NGC 4565 is one of the most impressive of all edge-on spirals. Its symmetry and graceful form is striking and has granted it an iconic status among galaxies. At an inclination of 86 degrees, the impressive edge-on disk is one of the largest and most massive of the relatively nearby spiral galaxies. It has been extensively investigated at different wavelengths and its many similarities to the Milky Way are well established. Its size (over 100,000 light years), mass (200 billion suns), number of globular clusters (200) and its rotational velocity are all remarkably similar to the Milky Way. Although the nature of its prominent peanut shaped central bulge is uncertain, evidence points to a barred structure with the long axis pointing in our line of sight, another similarity with the Milky Way, which is believed to also possess a barred nucleus.
A peculiar feature of NGC 4565 is the apparent warping of its outer disk edges particularly the northwest arm which varies from the equatorial disk plane by some 7800 light years at its edge. Warping is a feature more easily observed with edge-on galaxies but surprisingly present in about 50% of all spirals including the Milky Way. Although its cause is uncertain, galactic disk warping may be related to gravitational interactions with nearby companions. The warping of the disk of NGC 4565 may be due to an encounter with its companion NGC 4562 some 300 million years ago.
Recent observations at X-ray wavelengths revealed two powerful x-ray sources arising from the core region of NGC 4565. One of the sources appears to coincide with the galactic nucleus and is consistent with a low luminosity active galactic nucleus (AGN). An AGN produces x-rays and other forms of energy through an accreting supermassive black hole at the center of the galaxy. The other source is located in a faint globular cluster at the outer edge of NGC 4565's bulge.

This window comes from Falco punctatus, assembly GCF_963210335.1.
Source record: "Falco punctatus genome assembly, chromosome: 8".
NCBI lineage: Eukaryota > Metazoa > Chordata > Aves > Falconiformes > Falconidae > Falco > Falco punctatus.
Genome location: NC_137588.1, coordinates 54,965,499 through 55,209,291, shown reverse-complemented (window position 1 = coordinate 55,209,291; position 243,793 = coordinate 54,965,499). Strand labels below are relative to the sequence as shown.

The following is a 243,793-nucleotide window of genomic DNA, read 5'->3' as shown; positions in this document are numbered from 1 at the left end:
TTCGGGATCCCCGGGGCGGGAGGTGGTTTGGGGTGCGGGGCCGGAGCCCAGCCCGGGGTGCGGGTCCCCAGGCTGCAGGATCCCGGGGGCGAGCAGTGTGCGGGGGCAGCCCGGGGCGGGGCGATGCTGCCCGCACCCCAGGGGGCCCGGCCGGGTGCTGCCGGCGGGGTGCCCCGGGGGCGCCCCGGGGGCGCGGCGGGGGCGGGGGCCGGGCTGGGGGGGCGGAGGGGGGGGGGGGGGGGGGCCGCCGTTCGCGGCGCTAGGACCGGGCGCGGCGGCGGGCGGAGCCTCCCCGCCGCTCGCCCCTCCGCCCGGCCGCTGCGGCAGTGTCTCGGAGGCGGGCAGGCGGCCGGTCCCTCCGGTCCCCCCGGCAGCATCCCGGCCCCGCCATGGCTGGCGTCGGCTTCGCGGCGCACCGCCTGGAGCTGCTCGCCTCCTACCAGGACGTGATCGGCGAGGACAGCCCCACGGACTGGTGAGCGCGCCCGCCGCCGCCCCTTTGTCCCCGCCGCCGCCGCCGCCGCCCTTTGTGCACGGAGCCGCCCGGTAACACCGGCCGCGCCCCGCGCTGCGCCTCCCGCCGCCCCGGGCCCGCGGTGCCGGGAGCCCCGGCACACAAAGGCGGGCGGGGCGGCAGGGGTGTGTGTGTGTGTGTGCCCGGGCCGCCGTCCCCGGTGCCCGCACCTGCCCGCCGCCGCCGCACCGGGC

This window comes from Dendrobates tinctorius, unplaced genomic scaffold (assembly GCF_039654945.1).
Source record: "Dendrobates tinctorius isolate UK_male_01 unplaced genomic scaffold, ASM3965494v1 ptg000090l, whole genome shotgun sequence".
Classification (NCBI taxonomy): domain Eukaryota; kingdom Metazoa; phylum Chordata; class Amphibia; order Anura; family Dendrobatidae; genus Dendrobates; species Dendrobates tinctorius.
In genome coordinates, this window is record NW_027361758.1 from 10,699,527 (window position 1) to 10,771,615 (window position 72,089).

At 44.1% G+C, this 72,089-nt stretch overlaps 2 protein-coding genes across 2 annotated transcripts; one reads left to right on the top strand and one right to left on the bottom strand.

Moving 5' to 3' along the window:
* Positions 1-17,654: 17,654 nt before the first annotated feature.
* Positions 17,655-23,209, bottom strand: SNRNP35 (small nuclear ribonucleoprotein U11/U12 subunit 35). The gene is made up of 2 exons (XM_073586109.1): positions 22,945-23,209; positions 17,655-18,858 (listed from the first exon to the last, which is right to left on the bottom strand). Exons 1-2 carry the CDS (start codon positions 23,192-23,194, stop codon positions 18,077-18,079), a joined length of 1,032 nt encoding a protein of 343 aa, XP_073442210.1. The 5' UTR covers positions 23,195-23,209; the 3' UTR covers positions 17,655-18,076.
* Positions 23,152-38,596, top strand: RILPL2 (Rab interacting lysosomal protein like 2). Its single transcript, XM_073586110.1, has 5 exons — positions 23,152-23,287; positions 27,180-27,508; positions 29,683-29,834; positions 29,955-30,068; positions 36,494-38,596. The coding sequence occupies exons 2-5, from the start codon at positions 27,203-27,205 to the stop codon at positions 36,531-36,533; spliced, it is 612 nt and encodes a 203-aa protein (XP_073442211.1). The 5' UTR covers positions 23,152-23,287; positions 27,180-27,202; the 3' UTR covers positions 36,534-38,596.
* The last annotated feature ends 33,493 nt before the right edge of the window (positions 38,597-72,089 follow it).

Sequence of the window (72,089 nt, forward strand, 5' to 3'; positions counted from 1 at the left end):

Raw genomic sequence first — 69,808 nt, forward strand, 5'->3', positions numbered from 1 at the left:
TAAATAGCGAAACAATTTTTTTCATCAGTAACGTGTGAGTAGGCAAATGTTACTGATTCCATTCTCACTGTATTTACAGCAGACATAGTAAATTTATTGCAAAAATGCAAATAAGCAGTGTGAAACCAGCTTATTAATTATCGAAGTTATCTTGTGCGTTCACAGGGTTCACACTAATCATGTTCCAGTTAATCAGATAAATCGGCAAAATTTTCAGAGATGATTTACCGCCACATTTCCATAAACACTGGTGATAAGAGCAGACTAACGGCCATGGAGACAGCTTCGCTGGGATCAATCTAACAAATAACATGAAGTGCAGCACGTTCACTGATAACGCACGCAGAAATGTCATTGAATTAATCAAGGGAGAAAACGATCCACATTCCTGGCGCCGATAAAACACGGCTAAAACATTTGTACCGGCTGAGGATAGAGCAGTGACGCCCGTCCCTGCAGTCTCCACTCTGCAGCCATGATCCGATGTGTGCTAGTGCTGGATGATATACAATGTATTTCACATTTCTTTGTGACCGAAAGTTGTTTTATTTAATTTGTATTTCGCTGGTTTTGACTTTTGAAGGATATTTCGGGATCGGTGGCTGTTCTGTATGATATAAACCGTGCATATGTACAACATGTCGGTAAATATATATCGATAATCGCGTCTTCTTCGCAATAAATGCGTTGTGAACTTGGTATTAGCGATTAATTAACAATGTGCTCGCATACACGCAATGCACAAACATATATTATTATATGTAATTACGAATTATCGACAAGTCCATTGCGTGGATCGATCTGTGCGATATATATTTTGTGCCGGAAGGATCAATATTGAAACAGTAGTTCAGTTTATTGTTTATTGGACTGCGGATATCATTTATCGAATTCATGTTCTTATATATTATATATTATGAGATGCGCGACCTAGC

The edge on orientation of NGC 4565 allows astronomers a good look at the nature of its disk structure. The "thin" disk is 3300 light years thick and constitutes the dust, gas, and young stellar populations of the spiral arms. A brighter "thick" disk is noted to surround the thin disk and is believed to be populated by an older subset of population 1 type stars which have migrated from the thin disk and extend out some 10,000 light years from the galactic plane. Even further out in the perpendicular plane is a dim structure called the galactic corona. The nature of coronal light is uncertain but some have questioned whether it represents a dim optical counterpart to the galactic halo. The halo of a spiral galaxy is a spherical structure that surrounds the disk and central bulge. The galactic halo consists of older population II stars including almost all of the globular clusters belonging to the galaxy. The nature of the halo is an enigma for the following reason. The rotational velocity of most spiral galaxies is unchanged out to the furthest radii although the luminosity falls off dramatically. Because of the physics of rotation, an unexplained, and unseen dark form of matter must exist in the galactic halo to support the rapid velocity of the outer disk components. Without such an entity the disk could not support such a high velocity in its outer regions and the galaxy would literally fly apart. The mysterious "dark" matter" is believed to constitute up to 90% of the total matter of the galaxy. Its nature is unknown and constitutes a vexing problem in astronomy today.